You might say Tony Obrohta ’91 is “a little bit country and a little bit rock and roll.” Although Obrohta now performs as a guitarist with well-known country music artists, the classic British rock band, The Who, provided his early inspiration.
After struggling through piano lessons as a youngster, Obrohta realized the piano was not for him. Then he saw The Who perform on television and guitarist Pete Townsend rocked his world.
Switching from piano to guitar lessons at age 12 was instrumental in developing Obrohta’s love of music and his natural talent. Playing in bands throughout high school and college strengthened the Streator, Ill., native’s musical skills. As a commercial music major at Millikin, Obrohta learned how to further develop his abilities and turn his passion into a career.
“Being at Millikin with all of the great teachers gave me the confidence and focus that I needed to stick to my goals early in my career,” Obrohta says. “My education gave me a leg up on the competition in the real world because after you’ve sat in front of your teachers and peers and played 45 minutes of solo classical guitar, you don’t feel like you’ll ever be that nervous again.”
Obrohta quickly put that confidence to good use in pursuit of his dreams.
“I moved to Nashville two weeks after I graduated and tried to start meeting other players,” Obrohta says. “A bass player I knew introduced me to an artist making his first album. He hired me to do a run of shows with him, and that was my first professional gig in town.”
However, that particular artist didn’t find success in Music City, and Obrohta soon found himself out of a job. Then fate intervened. Suzy Boggus was looking for a guitar player and her associate asked him to audition.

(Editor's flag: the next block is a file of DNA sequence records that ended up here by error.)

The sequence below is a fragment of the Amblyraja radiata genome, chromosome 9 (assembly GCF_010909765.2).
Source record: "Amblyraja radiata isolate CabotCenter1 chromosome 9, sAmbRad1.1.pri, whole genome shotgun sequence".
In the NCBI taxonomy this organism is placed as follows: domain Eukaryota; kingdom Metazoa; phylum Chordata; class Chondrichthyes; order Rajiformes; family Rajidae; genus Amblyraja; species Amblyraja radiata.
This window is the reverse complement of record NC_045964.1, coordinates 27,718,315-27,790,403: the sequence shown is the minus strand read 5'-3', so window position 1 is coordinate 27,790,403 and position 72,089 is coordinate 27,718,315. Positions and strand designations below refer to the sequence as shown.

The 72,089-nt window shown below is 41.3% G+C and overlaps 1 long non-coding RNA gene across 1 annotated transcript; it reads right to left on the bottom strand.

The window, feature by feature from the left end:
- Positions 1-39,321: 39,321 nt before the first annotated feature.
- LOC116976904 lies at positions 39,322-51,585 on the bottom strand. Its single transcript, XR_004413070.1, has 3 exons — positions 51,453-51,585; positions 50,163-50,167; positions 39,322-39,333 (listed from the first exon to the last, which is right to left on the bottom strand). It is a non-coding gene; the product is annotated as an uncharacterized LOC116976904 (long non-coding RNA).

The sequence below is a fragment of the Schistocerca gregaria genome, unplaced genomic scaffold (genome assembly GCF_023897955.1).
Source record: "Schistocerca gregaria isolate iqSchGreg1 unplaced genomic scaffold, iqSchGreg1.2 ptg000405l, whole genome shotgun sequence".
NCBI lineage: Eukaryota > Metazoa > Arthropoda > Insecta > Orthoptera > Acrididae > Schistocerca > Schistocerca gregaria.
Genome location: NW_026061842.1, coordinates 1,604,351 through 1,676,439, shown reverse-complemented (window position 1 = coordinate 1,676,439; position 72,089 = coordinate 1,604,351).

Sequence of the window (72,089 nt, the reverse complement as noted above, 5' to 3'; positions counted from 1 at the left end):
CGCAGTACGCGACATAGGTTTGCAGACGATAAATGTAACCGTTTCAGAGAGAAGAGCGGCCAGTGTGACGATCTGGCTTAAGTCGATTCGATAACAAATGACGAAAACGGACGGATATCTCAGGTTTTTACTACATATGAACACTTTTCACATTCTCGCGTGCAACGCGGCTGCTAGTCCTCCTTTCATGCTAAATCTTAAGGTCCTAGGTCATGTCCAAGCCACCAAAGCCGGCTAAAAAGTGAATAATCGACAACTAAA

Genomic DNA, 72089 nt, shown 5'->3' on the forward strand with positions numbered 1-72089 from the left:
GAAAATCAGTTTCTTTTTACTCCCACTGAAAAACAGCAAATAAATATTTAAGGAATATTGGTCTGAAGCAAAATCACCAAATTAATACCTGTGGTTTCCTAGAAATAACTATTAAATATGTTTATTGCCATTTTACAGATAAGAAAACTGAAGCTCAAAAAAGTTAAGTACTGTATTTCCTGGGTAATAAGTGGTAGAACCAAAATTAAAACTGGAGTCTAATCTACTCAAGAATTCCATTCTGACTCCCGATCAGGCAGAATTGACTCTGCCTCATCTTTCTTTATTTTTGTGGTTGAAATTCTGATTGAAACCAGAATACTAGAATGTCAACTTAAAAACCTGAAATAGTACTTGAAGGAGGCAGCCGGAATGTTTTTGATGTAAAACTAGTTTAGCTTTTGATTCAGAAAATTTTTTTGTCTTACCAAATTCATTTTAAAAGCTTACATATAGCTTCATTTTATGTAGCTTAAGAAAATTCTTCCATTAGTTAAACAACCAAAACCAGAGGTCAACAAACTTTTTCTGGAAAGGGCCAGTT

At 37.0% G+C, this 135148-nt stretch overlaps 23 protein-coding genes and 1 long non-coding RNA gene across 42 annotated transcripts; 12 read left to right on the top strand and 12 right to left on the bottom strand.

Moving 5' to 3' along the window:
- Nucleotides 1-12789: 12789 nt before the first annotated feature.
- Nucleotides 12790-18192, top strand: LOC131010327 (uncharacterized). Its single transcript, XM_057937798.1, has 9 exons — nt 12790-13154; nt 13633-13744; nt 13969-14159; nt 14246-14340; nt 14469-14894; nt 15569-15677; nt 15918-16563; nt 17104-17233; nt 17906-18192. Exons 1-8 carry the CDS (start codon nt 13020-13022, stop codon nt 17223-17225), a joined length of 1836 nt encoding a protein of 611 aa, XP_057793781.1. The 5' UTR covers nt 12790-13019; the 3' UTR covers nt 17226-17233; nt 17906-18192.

“They called and asked if I could be at the rehearsal hall in three hours to audition,” Obrohta says. “I drove across town, picked up the tunes, raced home and spent 15 minutes on each song, packed up my gear, raced to the hall, auditioned and got the gig. The moral of the story is you never know where your first real gig can come from.”
Since then, Obrohta has traveled all over the country playing guitar for a variety of musical talents, including Gretchen Wilson, Wynonna Judd, LeAnn Rimes and others. It’s a career he never takes for granted.
“My proudest moment happens every day when I wake up and realize that I’m a professional musician,” he says. “It’s what I set out to be when I was young, and I’m living my dream. Not many people get to say that, and I never take it lightly.”
He has fond memories of the lessons he learned at Millikin and of the professors who taught him, especially music professors Manley Mallard and Dave Burdick.
“They pulled everything they could out of me,” Obrohta says.
Their expert advice struck a chord with Obrohta, providing valuable guidance he still uses today.
“Manley taught me to be focused on the task at hand and to make sure my technique was correct, yet still expressive,” Obrohta says. “Dave was less concerned with technique but guided me to find the creative improvisational side of my talent. They provided a potent one-two punch that I am forever grateful for. I use their respective approaches every day, plus they’re just cool men to hang around.”
While Mallard attributes much of Obrohta’s success to natural talent, he believes Obrohta has excelled in the music industry because of his education.
“He is able to read and write music, not merely play it,”
Obrohta recently had the opportunity to rely on another valuable skill he learned at Millikin.
“I was on ‘The Tonight Show with Jay Leno’ a few months back and it was just Gretchen Wilson, a cello player and me on acoustic guitar,” Obrohta says. “I really had to work to control my nerves because you only get one shot to sound good on TV. Thankfully, because of the techniques that Manley taught me, I was able to relax and give a good performance.”
Now living in Nashville, Obrohta still promotes the university that helped teach him how to live his dream. “I always recommend Millikin to anyone who wants a great education,” he says.
by Margaret Friend and Hollie Logsdon ’11